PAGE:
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Q: I am a 64-year-old, soon to be 65, in good health and in need of dentures. I have many questions for you.
The first is having only 15 or 16 teeth left in this skull, how long will it take to extract these teeth? I have two of them broken off at the gum line.
I agree with your idea that the gums need to heal before the patient is fitted for dentures. How long would you recommend?
I do not have TMJ. Do you have the Wilcox device to measure the Yaw, Pitch, and roll of the jaw?
My father was hemophiliac, and at my age, if I cut myself, I bleed for a time. I don’t know if I have these traits, but it is something you should know.
One of the most important questions is: Do you have terms for payment? I am semi-retired and have work as a handyman and am licensed to do so. During these economic times, people are reluctant to have work done. I realize that you will have to take full mouth X-rays and analyze them in order to give me a cost. I can afford this procedure.
Are there levels of dentures? i.e. plastic (Volkswagen), porcelain (Mercedes), super dentures (Rolls Royce)???
Please respond when you are able or have the time.
A: This is a great question, one I bet many people wonder about, as well. I am going to take each of your concerns one at a time. If you need further explanation on any issue, please let me know and I can go into more detail.
Regarding the removal of your teeth — you may recall from past columns that I usually remove the back teeth first and allow time for healing. Once healing is near complete, we start the process of making the denture.
Once the denture is made, the rest of the teeth are removed and the denture goes in the same day. This process usually takes between two and three months.
This is by far the nicest way to approach this, though there are times that we do it differently.
You sound concerned with the teeth that are broken off at the gums. Please rest easy, there are predictable ways for us to remove teeth like this.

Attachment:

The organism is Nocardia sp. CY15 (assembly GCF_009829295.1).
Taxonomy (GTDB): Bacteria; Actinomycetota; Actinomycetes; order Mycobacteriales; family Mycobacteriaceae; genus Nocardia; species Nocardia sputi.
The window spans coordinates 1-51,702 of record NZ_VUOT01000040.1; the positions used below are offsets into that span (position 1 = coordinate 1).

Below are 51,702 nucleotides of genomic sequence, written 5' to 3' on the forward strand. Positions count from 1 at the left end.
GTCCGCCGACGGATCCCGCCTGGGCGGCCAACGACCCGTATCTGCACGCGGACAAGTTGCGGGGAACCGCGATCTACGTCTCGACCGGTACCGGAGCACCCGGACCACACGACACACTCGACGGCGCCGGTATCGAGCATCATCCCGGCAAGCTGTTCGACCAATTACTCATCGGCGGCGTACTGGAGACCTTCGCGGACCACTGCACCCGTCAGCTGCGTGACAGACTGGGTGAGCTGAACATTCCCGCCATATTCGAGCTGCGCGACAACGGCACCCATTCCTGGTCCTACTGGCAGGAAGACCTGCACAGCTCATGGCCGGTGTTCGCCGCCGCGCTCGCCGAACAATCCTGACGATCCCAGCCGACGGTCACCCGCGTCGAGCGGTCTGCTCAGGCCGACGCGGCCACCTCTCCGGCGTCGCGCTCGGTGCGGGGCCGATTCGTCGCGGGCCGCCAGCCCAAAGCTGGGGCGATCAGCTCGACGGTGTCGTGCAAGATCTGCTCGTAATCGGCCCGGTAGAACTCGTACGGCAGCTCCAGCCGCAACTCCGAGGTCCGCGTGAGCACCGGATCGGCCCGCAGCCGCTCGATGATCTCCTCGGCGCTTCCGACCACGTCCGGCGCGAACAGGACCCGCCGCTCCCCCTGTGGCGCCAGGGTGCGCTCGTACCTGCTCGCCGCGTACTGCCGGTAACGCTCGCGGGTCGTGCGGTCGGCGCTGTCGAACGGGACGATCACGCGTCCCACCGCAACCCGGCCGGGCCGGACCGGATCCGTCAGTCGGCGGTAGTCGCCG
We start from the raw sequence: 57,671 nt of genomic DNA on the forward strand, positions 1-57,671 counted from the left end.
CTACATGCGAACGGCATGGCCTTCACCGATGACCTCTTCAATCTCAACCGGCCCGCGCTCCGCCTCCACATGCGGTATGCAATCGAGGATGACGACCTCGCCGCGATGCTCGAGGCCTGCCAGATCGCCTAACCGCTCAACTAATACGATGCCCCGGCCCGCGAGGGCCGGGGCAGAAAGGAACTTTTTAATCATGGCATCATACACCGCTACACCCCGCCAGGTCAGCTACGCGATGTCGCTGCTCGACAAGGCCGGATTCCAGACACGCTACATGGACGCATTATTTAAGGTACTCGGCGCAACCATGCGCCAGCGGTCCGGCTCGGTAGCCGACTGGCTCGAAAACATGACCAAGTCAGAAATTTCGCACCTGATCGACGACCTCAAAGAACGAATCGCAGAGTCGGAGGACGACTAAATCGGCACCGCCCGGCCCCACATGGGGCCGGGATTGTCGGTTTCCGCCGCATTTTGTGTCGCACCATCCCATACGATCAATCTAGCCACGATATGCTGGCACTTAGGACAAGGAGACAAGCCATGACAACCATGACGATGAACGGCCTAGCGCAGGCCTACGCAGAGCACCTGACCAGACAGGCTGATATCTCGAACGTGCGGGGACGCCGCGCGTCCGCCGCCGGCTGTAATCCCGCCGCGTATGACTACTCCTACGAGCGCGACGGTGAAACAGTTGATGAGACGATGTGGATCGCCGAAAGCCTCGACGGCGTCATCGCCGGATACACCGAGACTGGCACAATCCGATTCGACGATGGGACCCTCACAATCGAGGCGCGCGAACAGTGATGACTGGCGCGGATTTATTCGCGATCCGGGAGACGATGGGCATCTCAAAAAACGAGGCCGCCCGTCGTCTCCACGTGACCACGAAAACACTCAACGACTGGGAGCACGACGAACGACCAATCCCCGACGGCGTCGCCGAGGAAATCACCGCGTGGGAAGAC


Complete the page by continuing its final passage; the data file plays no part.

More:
It is hard to say just how long the extractions will take, but I would plan on one hour for the back teeth and one hour for the front teeth and the placement of the denture.
You mentioned a Wilcox device. I am unfamiliar with this, though it is important that the proper jaw position is recorded and the relationship between the upper and lower jaws is correct. There are numerous ways to do this with each doctor preferring one of them.
Your concern of a bleeding problem is important to address. I would suggest you have the necessary blood tests to rule out any bleeding disorders. Once we know the situation there are ways to deal with it.
As you mentioned, a thorough examination and set of radiographs is imperative. Most dentists have a way for you to keep the costs within your budget. I would suggest you discuss this with the dentist you choose to do the treatment.
You also mentioned different levels of denture quality. Many offices do offer this type of arrangement. I would be careful of this scenario, because it is typically a situation where they get you in on a low fee and then up-sell you, as is done in many businesses.
You would not typically expect this from your health care provider; however, it does happen. If you have read my column in the past, you know my father taught my brother and I to do things to the best of our ability and to do things right the first time. He taught us that cutting corners only ends up costing you more in the long run.
He also said not to forget that your signature is on what you do — be sure that you can be proud of it! Both my brother and I have built our businesses on these principals and yes, we are proud of what Masterpiece Dental Studio and Vascimini Woodworking are known for in this community.
I hope this has helped you in some way.
Dr. Frank Vascimini is a dentist practicing in Homosassa. Send your questions to 4805 S. Suncoast Blvd., Homosassa, FL 34446 or email them to him at info@MasterpieceDentalStudio.com.